This LA Cold Snap Was Such A Drag (On Our Precarious Gas Supply)

During cold snaps like the one we experienced around New Year's, residential customers tend to crank up their heaters, putting a strain on natural gas supplies. (Stock photo by Thomas Hawk/Flickr Creative Commons)

It was so cold in the past New Year's week...

...that our gas supply was at risk of running short, leading 17 local gas-fired power plants to cut back on electricity generation.

...that Southern California Gas Company put out an alert asking all users to lower their thermostats to stretch the gas supply.

...and that if you own a web-connected thermostat and you are enrolled in a special gas company program, your indoor temperature was automatically turned down for a while.

It was all a reminder of just how precarious our supply of natural gas is, ever since a gas well blew open at the Aliso Canyon Natural Gas Storage Facility near Porter Ranch more than three years ago.

The Oct. 23, 2015 blowout became the nation's worst-ever accidental release of natural gas. But it also revealed to energy authorities that the thing that had made Los Angeles so energy independent had been false confidence all along.

Image of the well pipe that ruptured at the Aliso Canyon Natural Gas Storage Facility in October 2015. (California Public Utilities Commission)

WHY DOES COLD WEATHER STRESS OUR GAS AND POWER SUPPLY?

The short answer: people crank up the heat in their homes.

Since about the 1980s, the gas stored underground at Aliso Canyon was a robust backup supply in both summer and winter. If big gas users didn't order enough, they could pull gas from Aliso, and if they ordered too much, they could park the excess there.

But after the well blowout, state regulators restricted the amount of gas that could be stored underground at the Aliso field, because less gas meant less pressure on the gas wells, and less danger that the wells might rupture.

With less storage space available for gas, everybody has to depend almost exclusively on the slow-moving (about 15-30 mph) gas that runs through our local gas pipelines. If a power plant or thousands of chilly consumers use too much gas, the pressure in the pipes could fall and we'd have a shortage.

That scenario creates even more problems. If homes run out of gas, technicians from SoCal Gas have to go to every house to re-light pilots on furnaces and stoves. That could take a lot of time, and the delay would subject neighborhoods to the risk of people doing it themselves and perhaps causing dangerous gas leaks, explosions or fires.

So when it's very cold, SoCal Gas tries to stretch the local supply, reserving it for its direct customers in homes and smaller businesses and telling the biggest users, like power plants, to use less.

Officials from the Department of Conservation's Division of Oil, Gas and Geothermal Resources and California Public Utilities Commission demonstrate an infra-red camera during a media event at the Aliso Canyon Natural Gas Storage Facility near Porter Ranch in this Jan. 12, 2017 file photo. (Maya Sugarman/KPCC file photo)

"VOLUNTARY CURTAILMENT"

On and off since the cold snap began on Dec. 28, Southern California Gas Company has told its biggest gas users - those 17 power plants - to reduce their gas consumption. SoCal Gas calls it a "voluntary curtailment."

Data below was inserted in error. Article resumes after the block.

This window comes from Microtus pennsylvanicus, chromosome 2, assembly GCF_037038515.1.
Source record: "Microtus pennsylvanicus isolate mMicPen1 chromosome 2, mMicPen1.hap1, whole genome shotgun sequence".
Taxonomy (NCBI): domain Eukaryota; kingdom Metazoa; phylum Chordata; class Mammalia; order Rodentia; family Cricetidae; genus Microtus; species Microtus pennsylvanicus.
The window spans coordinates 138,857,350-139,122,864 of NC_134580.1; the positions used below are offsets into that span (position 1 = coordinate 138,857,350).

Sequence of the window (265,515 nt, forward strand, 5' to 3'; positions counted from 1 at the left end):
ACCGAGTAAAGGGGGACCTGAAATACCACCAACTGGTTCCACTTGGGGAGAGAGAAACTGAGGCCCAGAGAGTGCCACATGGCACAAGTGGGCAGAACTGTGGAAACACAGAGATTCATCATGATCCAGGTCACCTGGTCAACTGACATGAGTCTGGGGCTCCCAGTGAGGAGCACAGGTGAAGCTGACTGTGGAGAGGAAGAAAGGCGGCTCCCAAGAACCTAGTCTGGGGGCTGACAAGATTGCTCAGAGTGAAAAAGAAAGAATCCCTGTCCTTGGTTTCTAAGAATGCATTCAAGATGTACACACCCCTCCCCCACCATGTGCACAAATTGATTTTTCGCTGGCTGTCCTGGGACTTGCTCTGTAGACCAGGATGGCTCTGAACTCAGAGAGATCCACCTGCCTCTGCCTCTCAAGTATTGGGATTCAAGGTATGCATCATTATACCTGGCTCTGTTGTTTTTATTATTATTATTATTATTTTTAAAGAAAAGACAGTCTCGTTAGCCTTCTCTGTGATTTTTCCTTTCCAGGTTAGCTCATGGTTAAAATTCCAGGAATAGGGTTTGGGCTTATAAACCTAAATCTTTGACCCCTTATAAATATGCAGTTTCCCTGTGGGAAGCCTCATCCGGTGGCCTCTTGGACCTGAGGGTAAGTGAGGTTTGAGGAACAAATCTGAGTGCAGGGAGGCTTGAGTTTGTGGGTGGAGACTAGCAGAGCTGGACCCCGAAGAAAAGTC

The voluntary curtailment is not as extreme as it could be. Under state law, if the potential for a shortage were even more severe, SoCal Gas has the right to cut off supplies completely to power plants to conserve the supply for homes and businesses.

WHY CAN'T WE WITHDRAW MORE GAS FROM ALISO CANYON?

When regulators limited how much gas could go into the underground storage field, they also limited withdrawals to "last resort" instances when the gas is needed to avoid a shortage. Only a few withdrawals have occurred since the limits took effect more than two years ago.

SoCal Gas withdrew 1 billion cubic feet of gas from Aliso Canyon from Jan. 1-4 to meet the demand from customers cranking up their furnaces as local temperatures fell.

Before the gas well blowout, the Aliso field could hold about 85 billion cubic feet, but now it's limited to about 25 billion cubic feet. To put that into perspective, on a high-demand gas day, the L.A. region can use as much as 5 billion cubic feet.

That gas in Aliso cannot be replaced quickly, partly because it's expensive during cold times of the year when SoCal Gas is competing with colder parts of the country to buy natural gas.

Here are the withdrawal rules SoCal Gas must follow.

A gas well is seen at the Aliso Canyon Natural Gas Storage Facility. (Courtesy Southern California Gas Co.)

"DIAL-IT-DOWN"

Starting Dec. 28, SoCal Gas issued a conservation alert to all customers, called a "Dial-it-down" alert.

In addition, the internet-connected thermostats of about 9,000 homes and businesses that subscribed to the "Smart Therm" program were automatically lowered 4 degrees from 5-9 a.m. between Dec. 28 and Jan. 7.

People who are enrolled in that program are notified of the adjustment by text, email or other means. A customer can, however, override the lowered thermostat, and the adjustments are not made on weekends or federal holidays.

You can find details here on how to enroll in the Smart Therm program and get discounts or rebates.

COLD SNAPS CAN BE COSTLY

During a cold snap, the price of gas can skyrocket. Last March, during some extremely cold weather, the price of natural gas from one source increased from $3 per million BTUs (British Thermal Units) to nearly $25.

And there can be costs involved in stretching the gas supply.

During a similar cold snap last February, the L.A. Department of Water and Power ended up spending an extra $1.8 million on workarounds to keep a steady supply of gas to its power plants, according to a recent state Public Utilities Commission report.


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